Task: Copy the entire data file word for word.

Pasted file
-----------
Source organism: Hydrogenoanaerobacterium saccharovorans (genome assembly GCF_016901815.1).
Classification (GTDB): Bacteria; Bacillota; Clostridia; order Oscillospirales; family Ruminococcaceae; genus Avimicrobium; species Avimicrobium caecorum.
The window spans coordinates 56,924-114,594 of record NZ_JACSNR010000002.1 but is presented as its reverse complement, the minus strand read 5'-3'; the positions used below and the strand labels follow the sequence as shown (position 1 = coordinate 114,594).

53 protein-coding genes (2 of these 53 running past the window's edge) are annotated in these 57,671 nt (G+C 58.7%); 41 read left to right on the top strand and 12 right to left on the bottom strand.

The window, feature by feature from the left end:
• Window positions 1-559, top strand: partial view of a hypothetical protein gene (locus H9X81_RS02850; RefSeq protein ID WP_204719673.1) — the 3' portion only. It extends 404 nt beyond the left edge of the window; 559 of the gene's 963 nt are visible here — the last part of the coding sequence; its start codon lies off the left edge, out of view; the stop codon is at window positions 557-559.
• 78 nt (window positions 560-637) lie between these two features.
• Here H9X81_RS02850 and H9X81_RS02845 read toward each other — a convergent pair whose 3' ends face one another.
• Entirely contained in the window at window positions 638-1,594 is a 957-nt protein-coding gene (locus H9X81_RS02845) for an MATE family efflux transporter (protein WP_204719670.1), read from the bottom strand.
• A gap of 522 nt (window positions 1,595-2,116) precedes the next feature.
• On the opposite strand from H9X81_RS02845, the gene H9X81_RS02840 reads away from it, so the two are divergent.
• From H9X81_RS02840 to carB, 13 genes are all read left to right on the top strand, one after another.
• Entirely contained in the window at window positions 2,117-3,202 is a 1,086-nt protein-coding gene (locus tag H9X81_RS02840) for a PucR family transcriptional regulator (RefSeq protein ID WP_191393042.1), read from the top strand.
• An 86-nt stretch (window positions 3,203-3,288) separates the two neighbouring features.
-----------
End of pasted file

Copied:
Source organism: Hydrogenoanaerobacterium saccharovorans (genome assembly GCF_016901815.1).
Classification (GTDB): Bacteria; Bacillota; Clostridia; order Oscillospirales; family Ruminococcaceae; genus Avimicrobium; species Avimicrobium caecorum.
The window spans coordinates 56,924-114,594 of record NZ_JACSNR010000002.1 but is presented as its reverse complement, the minus strand read 5'-3'; the positions used below and the strand labels follow the sequence as shown (position 1 = coordinate 114,594).

53 protein-coding genes (2 of these 53 running past the window's edge) are annotated in these 57,671 nt (G+C 58.7%); 41 read left to right on the top strand and 12 right to left on the bottom strand.

The window, feature by feature from the left end:
• Window positions 1-559, top strand: partial view of a hypothetical protein gene (locus H9X81_RS02850; RefSeq protein ID WP_204719673.1) — the 3' portion only. It extends 404 nt beyond the left edge of the window; 559 of the gene's 963 nt are visible here — the last part of the coding sequence; its start codon lies off the left edge, out of view; the stop codon is at window positions 557-559.
• 78 nt (window positions 560-637) lie between these two features.
• Here H9X81_RS02850 and H9X81_RS02845 read toward each other — a convergent pair whose 3' ends face one another.
• Entirely contained in the window at window positions 638-1,594 is a 957-nt protein-coding gene (locus H9X81_RS02845) for an MATE family efflux transporter (protein WP_204719670.1), read from the bottom strand.
• A gap of 522 nt (window positions 1,595-2,116) precedes the next feature.
• On the opposite strand from H9X81_RS02845, the gene H9X81_RS02840 reads away from it, so the two are divergent.
• From H9X81_RS02840 to carB, 13 genes are all read left to right on the top strand, one after another.
• Entirely contained in the window at window positions 2,117-3,202 is a 1,086-nt protein-coding gene (locus tag H9X81_RS02840) for a PucR family transcriptional regulator (RefSeq protein ID WP_191393042.1), read from the top strand.
• An 86-nt stretch (window positions 3,203-3,288) separates the two neighbouring features.